Patterns of camelid sacrifice at the site of Pachacamac, Peruvian Central Coast, during the Late Intermediate Period (AD1000–1470): Perspectives from funerary archaeoentomology
Publication date: February 2020
Source: Journal of Archaeological Science, Volume 114
Author(s): Giorgia Giordani, Céline Erauw, Peter A. Eeckhout, Lawrence S. Owens, Stefano Vanin
Funerary archaeoentomology entails the study of insects from archaeological contexts, in order to examine funerary practices, thanatology and hygiene/sanitation in ancient populations. However, while insects from human mummies have been widely studied, there is a limited literature dealing with archaeoentomology of animal sacrifices.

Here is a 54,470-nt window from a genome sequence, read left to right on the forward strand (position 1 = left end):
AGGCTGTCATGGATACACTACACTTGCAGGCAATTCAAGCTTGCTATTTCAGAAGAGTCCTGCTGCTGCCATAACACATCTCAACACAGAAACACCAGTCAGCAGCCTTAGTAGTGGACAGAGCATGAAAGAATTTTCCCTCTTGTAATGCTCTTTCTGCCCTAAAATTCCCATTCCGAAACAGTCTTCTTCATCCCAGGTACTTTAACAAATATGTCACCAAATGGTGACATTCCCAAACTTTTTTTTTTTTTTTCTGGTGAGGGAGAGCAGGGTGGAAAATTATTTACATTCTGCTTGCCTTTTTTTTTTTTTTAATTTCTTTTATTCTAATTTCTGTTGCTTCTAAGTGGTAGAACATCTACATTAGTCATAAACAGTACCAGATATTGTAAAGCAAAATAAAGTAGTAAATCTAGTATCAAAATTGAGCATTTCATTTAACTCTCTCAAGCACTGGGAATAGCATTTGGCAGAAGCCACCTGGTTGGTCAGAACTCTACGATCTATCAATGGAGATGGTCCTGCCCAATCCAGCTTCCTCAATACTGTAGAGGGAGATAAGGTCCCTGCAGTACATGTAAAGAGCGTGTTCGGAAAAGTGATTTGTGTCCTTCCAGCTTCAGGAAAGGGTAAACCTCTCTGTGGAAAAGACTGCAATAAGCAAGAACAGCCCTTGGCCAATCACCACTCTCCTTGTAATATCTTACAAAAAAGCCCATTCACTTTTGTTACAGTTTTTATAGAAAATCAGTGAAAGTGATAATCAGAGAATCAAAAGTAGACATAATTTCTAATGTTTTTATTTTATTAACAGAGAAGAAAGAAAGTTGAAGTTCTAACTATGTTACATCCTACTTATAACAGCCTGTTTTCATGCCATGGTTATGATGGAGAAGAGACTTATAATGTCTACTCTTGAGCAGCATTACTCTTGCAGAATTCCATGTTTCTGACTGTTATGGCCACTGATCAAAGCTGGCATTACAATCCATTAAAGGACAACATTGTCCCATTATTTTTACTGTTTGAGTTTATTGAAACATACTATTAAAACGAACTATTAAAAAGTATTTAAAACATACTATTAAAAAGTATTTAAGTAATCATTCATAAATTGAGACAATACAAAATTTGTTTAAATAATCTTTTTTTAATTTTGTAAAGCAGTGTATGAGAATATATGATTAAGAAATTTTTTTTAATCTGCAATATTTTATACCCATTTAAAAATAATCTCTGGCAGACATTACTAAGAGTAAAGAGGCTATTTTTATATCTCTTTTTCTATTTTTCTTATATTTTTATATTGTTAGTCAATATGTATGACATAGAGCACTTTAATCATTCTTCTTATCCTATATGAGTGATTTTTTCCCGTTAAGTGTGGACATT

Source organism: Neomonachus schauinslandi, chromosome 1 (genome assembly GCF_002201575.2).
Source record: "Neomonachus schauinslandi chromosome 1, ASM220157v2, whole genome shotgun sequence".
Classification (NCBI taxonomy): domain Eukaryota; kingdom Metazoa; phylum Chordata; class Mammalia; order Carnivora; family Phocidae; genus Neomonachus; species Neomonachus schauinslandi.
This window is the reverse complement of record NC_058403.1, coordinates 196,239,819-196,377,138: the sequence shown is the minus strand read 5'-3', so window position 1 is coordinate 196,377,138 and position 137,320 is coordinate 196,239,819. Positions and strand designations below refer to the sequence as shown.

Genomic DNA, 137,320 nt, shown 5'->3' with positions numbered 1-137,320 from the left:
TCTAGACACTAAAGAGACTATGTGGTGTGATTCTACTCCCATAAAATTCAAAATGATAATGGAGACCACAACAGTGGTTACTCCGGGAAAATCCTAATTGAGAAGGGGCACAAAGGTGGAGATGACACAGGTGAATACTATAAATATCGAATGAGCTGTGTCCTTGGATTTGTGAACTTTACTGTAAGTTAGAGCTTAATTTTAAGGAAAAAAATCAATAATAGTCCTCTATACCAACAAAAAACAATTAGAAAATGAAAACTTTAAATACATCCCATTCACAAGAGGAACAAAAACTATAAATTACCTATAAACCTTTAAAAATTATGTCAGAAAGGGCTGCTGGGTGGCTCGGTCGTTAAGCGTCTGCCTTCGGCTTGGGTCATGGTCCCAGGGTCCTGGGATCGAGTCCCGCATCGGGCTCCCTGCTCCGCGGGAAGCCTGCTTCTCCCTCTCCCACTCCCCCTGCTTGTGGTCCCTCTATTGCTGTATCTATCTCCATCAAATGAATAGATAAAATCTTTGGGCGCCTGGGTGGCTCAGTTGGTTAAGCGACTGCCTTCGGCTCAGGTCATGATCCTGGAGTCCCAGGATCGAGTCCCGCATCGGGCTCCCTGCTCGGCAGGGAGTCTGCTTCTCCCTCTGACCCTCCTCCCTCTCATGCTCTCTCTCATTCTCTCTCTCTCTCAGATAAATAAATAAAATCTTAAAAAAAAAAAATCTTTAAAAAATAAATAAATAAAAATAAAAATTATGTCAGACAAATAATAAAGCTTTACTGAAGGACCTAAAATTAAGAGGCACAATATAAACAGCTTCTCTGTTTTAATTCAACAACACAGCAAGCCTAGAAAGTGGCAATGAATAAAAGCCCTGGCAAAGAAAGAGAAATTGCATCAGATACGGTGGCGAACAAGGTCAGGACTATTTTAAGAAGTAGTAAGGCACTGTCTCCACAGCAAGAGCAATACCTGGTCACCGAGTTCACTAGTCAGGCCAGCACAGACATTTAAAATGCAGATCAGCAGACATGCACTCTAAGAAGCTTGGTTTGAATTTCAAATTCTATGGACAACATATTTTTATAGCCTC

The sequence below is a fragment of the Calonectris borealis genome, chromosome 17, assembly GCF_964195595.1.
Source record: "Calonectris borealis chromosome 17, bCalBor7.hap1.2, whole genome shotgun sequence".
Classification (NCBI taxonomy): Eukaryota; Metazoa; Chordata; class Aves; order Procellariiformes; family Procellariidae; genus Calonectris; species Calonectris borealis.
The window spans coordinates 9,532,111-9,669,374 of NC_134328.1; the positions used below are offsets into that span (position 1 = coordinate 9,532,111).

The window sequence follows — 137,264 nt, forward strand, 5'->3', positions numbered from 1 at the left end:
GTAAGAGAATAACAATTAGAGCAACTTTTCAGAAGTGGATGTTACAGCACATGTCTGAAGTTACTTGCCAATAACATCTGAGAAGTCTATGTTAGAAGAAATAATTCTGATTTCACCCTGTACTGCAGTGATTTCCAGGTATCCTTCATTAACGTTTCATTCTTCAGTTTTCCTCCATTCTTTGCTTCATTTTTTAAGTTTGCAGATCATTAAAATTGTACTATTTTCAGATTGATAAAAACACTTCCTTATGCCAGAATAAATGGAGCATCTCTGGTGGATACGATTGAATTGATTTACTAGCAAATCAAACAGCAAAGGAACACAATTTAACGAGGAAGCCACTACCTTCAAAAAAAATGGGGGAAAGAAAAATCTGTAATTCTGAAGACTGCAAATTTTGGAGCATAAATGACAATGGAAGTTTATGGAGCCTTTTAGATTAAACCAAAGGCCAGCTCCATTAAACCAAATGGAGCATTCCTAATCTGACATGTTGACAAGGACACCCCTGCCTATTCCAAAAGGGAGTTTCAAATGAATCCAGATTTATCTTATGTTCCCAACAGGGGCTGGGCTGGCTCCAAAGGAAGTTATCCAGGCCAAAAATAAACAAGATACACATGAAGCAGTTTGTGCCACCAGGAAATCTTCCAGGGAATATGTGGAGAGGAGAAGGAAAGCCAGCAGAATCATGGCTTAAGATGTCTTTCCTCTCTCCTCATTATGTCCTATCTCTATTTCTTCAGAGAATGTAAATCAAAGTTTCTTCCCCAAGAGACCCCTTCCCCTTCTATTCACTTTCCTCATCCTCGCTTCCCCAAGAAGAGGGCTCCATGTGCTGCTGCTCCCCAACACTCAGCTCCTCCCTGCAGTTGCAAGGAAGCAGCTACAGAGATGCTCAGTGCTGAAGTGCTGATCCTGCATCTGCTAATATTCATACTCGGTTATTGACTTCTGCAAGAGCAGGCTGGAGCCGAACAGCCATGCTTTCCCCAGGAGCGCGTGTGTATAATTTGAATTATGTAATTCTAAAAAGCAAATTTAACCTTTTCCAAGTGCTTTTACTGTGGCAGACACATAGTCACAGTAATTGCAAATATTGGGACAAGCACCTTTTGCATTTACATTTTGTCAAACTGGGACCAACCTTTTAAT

Andean camelid sacrifices are common in ritual contexts, as funerary or foundation offerings. The current paper addresses camelid remains recovered from the archaeological site of Pachacamac, during the 2016 excavation season. The insect fauna was assessed in order to determine the social context of the remains, and the manner in which the camelids were utilised. The carcasses yielded remains pertaining to Diptera and Coleoptera. The presence of Cochliomyia macellaria (Diptera, Calliphoridae), Sarcophaga sp. (Diptera, Sarcophagidae) and Synthesiomyia nudiseta (Diptera, Muscidae) suggest an initial colonisation in the open, while other species typical of later phases of the colonisation – including Hydrotaea aenescens (Diptera, Muscidae) and members of the family Phoridae – suggest that the carcasses were subsequently buried. Despite the evident importance of camelids to Andean populations, both historically and archaeologically, this is the first time that entomology has been used to examine animal sacrifice methods in this area, and comprises a watershed in the development of multidisciplinary approaches to sacrificial rites in ancient Peru.